When you see stories about extraordinary growth in China, India and other burgeoning economic superpowers, you no doubt assume that you are participating in that growth if you are invested in the Thrift Savings Plan’s I Fund. Unfortunately, that is not the case because the TSP I Fund is badly flawed as the only option which government employees and service members have for international exposure in their Thrift Savings Plan. There are still some circumstances in which the TSP I Fund will fit into your TSP strategy, but it is much more complicated than picking a percentage to allocate so you have “some international exposure.”
The TSP I Fund (sometimes referred to as the TSP International Fund) tracks the MSCI EAFE Index which was created in 1969 to track the largest stocks in Europe, Australasia, and the Far East (EAFE). Back in 1969 when international investing was just becoming a reality, the dominant international markets were in Europe and Japan. Unfortunately for Thrift Savings Plan investors, the index hasn’t changed since it was created, and European markets still comprise about 70% of the index followed by Japanese markets at 22%, for a total of 92% of the entire index. Those are both still big markets, but they don’t have the growth of China, India, Brazil and the rest of the engines of global growth in the developing world which are completely excluded from the TSP I Fund. And to make things worse, the index tracked by the TSP I Fund includes such basket cases as Italy, Portugal, and Spain.
The TSP I Fund has a place in my TSP allocation strategy, but that determination is based on a different business cycle than the US business cycle which we use to determine our other Thrift Savings Plan allocations. In fact, it relies on a combination of multiple business cycles: the major European countries and Japanese cycles. A lot of TSP talk superficially revolves around the need to have international exposure, but it very seldom goes any deeper to examine what international exposure the TSP I Fund actually provides.
The MSCI EAFE Index is weighted by market capitalization, which means that stocks are purchased for the TSP I Fund’s portfolio in proportion to how large the companies are. That means that the index is skewed strongly towards a few very large companies – in fact 15% of all the shares held in the TSP I Fund are from just ten companies. Which means smaller cap companies are almost completely excluded, and the TSP I Fund will perform best when both Europe and Japan are in the Mid (Growth) Phase of the business cycle. For the purpose of determining the best TSP fund combination at any given time, think of the TSP I Fund as a C Fund for Japan, the UK, Germany, France, and Switzerland.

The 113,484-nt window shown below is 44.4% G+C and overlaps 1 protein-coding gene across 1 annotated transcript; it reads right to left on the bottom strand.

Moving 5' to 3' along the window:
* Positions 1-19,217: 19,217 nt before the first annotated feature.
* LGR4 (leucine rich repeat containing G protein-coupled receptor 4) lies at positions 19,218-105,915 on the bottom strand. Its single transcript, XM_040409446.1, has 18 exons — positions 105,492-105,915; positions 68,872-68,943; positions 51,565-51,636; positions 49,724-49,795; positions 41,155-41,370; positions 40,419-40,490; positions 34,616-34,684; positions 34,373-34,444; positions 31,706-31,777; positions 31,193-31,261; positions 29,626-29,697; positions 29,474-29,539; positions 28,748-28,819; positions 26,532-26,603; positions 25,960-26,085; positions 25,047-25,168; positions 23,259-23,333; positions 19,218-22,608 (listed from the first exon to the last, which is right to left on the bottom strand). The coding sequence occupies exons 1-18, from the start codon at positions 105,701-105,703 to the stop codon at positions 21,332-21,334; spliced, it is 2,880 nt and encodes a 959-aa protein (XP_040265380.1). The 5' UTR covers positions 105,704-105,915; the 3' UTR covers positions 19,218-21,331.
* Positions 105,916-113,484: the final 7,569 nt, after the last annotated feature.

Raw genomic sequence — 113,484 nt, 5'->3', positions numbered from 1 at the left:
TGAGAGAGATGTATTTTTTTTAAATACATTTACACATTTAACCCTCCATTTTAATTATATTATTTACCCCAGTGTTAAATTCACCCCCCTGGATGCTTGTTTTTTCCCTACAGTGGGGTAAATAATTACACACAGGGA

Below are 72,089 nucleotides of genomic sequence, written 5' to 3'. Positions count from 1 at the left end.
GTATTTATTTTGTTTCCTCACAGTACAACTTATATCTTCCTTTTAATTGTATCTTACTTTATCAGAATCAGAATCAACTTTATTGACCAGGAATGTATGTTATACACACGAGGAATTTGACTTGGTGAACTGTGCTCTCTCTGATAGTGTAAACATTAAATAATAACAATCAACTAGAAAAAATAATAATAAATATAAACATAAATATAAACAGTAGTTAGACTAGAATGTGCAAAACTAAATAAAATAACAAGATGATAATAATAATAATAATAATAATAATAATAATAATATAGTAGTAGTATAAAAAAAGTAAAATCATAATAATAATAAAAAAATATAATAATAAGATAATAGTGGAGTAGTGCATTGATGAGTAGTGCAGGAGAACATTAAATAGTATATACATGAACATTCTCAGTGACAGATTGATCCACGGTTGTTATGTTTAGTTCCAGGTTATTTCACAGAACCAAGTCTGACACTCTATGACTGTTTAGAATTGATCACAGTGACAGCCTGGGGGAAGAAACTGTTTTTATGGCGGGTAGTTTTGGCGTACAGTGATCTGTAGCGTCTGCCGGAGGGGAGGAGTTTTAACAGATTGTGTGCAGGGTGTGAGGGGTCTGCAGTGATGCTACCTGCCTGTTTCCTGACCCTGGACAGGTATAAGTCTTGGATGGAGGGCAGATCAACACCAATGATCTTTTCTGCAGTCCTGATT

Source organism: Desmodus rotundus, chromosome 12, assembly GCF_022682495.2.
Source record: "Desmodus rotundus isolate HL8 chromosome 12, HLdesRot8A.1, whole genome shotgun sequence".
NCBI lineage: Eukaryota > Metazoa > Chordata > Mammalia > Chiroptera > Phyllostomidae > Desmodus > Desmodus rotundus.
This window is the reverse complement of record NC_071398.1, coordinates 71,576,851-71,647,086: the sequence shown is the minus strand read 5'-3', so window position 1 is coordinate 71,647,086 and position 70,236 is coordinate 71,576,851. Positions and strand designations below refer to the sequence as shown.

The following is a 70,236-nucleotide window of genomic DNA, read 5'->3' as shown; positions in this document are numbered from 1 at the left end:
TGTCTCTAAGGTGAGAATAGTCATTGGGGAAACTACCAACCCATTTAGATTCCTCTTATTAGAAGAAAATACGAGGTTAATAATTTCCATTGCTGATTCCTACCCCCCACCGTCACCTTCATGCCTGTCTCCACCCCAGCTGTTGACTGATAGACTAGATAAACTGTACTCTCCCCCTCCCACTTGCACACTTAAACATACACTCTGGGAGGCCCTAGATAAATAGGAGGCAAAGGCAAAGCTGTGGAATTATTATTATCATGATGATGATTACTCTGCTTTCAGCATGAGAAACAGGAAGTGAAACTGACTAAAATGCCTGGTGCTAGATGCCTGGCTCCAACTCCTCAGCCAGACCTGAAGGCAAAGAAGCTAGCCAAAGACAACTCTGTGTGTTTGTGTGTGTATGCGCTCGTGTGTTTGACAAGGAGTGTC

The TSP I Fund as a Buy-and-Hold Candidate
The MSCI EAFE Index was created to track developed markets under the theory that they are more mature and stable than the newer markets, but Vanguard rates its Developed Markets Index Fund (a mutual fund which is virtually indistinguishable from the TSP I Fund) as “High Risk”. Take a look at the volatility it has displayed since 2001:
Anyone who thinks that the TSP I Fund is a buy-and-hold-forever candidate should take a look at the following chart – if you had put your money to work in the I Fund in 2008 you would still be down about 22% for your trouble (as of July 2013 when this post was written).
And comparing the buy-and-hold-forever performance of the TSP I Fund to the other funds (data from 8/31/1990 to 07/17/2015), take a look at the hypothetical performance of $10,000 invested in each Thrift Savings Plan fund continuously for the past 25 years:
- TSP S Fund: $143,930
- TSP C Fund: $111, 430
- TSP F Fund: $ 47,770
- TSP I Fund: $ 42,710
- TSP G Fund: $ 32,850
Mutual Fund and ETF Equivalents to the TSP I Fund
For anyone interested in investing in non-TSP equivalents to the TSP I FUND, Vanguard has its low expense Developed Markets Index mutual fund (ticker symbol VDVIX) and an ETF (exchange traded fund) which track the MSCI EAFE Index (ticker symbol VEA), both of which are excellent proxies for the TSP I Fund. iShares also has an EAFE ETF as well (ticker symbol EFA), but when last I checked its expenses were triple that of the Vanguard ETF so there would be no reason to purchase that product unless that was the only option in a 401K.
Recommended Reading for International Investing
If you want to read more about international investing specifically, the only book on my shelf or Kindle which I can think of worth recommending is Own the Globe: How Smart Investors Create Global Portfolios, by Aaron Anderson. If you know of another worth taking a look at, please let us know by sharing in the comments below.
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